For several years, we lived in beautiful Tampa, Florida. With the Tampa Bay stretching around us and the Gulf of Mexico just a few miles away, we were surrounded by water. Now my family lives in Roanoke, Virginia, at the southern end of the Shenandoah Valley, where we are surrounded by the rolling hills of the Blue Ridge and Allegheny Mountains. Both landscapes present an interesting navigational challenge. With a large body of water or a mountain in front of you, how are you going to get from here to there?
We take it for granted that the answer lies in our system of roads and bridges. I can get in my car and drive from here to there on a relatively well-maintained four-lane highway, giving little thought to the fact that somebody had to do the hard, laborious, and expensive work of building it. I rarely think about the engineering and construction marvel of a miles-long bridge that spans the Bay or a parkway that traverses a steep mountainside. I simply take it for granted that I should be able to travel where I want when I want no matter what obstacles would appear to be in my way.
It wasn't that way for the Israelites exiled in Babylon. Hundreds of miles from home, held captive in a foreign land, with an inhospitable and seemingly non-traversable desert between them and everything they held dear, how would they ever get from here to there? There seemed to be no answer to that question.
It was in that environment that the prophet Isaiah spoke of a time when God would make a highway through the desert. The mountains would be made low and the valleys would be filled in and the crooked path would be made straight all so the captives could have a clear path back home. And that is exactly what happened. After seventy years of exile, the Babylonians were defeated and the exiles went home. A way opened where previously there had been no way.
Hundreds of years later, John the Baptist picked up Isaiah's words to describe what the coming of the Christ would mean for God's people. Because of what Jesus would accomplish, the long exile would be over. Only this time, the exile had nothing to do with landscapes and geography. The exile that would end with Christ was of far greater significance. No longer would we be separated from God and from each other. With the reconciliation that Christ brought, God made a clear path that will continually lead us back to the heart of the Father.
We should never take that for granted.
Holy God, help me to travel the way of salvation you have opened for me.
By your Spirit, prod me to get up and leave the exile of my sin and isolation,
and show me the path that will lead me back to your unfailing love.
Through Christ, Amen.
Whenever I am in conversation with strangers, it is interesting to see their reaction when they learn that I am a minister. The responses range from nonchalant to shock and awe. One curious pattern I have noted is the impulse people have to share with me their own religious pedigree. If I am a minister, then surely I must find it important that your grandmother was a Presbyterian or that you had a distant relative who was a circuit preacher in the late nineteenth century! Does knowing that information cause me to look more favorably upon my new acquaintance?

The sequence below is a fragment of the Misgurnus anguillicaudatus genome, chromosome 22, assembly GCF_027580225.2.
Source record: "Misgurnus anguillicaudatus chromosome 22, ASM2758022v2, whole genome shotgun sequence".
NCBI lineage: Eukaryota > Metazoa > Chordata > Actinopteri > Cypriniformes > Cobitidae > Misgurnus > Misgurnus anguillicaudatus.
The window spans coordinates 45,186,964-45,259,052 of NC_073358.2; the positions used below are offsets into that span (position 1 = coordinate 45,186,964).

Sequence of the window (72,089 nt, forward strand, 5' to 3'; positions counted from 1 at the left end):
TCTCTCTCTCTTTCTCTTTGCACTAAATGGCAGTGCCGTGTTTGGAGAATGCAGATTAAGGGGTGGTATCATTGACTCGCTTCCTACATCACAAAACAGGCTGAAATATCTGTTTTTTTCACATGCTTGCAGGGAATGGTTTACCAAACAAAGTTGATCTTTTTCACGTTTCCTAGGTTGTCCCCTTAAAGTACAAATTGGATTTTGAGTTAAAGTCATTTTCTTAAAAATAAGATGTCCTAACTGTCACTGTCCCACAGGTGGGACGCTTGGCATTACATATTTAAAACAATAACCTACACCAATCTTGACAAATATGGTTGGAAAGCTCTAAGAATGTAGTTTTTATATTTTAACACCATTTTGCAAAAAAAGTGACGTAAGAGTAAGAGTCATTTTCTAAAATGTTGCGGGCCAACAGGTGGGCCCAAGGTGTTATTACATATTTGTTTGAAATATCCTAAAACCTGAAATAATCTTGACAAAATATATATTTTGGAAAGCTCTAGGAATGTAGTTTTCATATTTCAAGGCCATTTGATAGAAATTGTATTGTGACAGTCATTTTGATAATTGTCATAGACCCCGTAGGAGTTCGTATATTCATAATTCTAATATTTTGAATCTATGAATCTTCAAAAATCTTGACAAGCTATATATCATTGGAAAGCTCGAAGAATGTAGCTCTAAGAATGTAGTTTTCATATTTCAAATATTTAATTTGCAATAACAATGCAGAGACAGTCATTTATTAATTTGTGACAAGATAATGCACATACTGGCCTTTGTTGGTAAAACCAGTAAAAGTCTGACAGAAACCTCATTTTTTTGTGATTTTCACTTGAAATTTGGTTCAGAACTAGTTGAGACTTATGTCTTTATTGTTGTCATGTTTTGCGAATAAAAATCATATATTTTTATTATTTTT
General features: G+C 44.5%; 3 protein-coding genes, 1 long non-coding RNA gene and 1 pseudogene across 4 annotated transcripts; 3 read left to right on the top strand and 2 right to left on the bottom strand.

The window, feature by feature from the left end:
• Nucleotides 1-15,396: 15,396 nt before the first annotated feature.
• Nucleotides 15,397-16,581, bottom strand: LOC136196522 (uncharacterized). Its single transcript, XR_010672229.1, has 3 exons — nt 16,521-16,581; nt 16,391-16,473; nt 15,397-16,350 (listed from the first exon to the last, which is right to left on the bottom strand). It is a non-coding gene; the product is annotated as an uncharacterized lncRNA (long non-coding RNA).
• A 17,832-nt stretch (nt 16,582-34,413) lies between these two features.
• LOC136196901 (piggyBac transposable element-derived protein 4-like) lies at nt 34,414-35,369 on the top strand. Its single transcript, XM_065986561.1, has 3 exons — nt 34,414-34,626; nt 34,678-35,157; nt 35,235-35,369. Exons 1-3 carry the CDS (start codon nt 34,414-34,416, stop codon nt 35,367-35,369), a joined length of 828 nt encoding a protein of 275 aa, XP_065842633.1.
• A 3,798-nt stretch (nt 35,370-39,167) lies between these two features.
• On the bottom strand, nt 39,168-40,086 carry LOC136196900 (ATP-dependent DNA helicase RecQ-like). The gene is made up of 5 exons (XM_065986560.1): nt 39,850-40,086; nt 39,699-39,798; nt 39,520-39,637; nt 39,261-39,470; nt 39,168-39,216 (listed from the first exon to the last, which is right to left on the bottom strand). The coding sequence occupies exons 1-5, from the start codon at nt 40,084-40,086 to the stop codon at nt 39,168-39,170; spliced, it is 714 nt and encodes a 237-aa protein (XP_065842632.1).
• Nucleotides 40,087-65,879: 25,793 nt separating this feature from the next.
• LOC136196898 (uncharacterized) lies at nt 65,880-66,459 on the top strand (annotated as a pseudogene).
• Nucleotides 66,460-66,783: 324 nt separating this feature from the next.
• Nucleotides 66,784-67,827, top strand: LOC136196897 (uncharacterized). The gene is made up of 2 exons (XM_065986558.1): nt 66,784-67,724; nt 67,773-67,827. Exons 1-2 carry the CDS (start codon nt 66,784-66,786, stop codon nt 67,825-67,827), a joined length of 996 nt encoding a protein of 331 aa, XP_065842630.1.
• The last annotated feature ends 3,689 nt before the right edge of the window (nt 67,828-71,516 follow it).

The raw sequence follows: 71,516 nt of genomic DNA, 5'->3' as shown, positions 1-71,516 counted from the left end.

For the record, I am not keeping score when it comes to my interactions with people, be they friends or strangers. I have no need to size people up and decide their spiritual fates while we are standing in line together at the grocery store. For that matter, I have no need to decide anyone's spiritual fate; that power lies solely with God. But I can say with certainty that God has little interest in our spiritual family trees. At the end of the day, we derive no personal spiritual merit from how our parents or grandparents responded to the call of God on their lives, for that is a decision each of us must make for ourselves.
When John the Baptist began his preaching ministry, he warned the Israelites who were coming out to hear him that they should not be content simply to claim their spiritual ancestry. God was not impressed by the fact that they were blood descendants of Abraham.
Rather, God was interested in a personal commitment to holiness and righteousness. Say your grandfather gave the money for the church's first organ fifty years ago. That's wonderful, and I am sure God loves organ music as much as I do, but the God who gives the birds their song has no shortage of musical instruments. What he really cares about is whether each of us is willing to yield to his sovereignty and to live our lives in keeping with his desires.
It has been said that God has no grandchildren. That's because God wants to make each of us his child. He wants a direct personal relationship. There is no other kind when it comes to God.
Holy God, give me today a desire to live according to your patterns
and your desires. Teach me to weigh each thought by your measure of holiness.
Through Christ, Amen.
Written by: Chris Cadenhead
Written by: Chris Cadenhead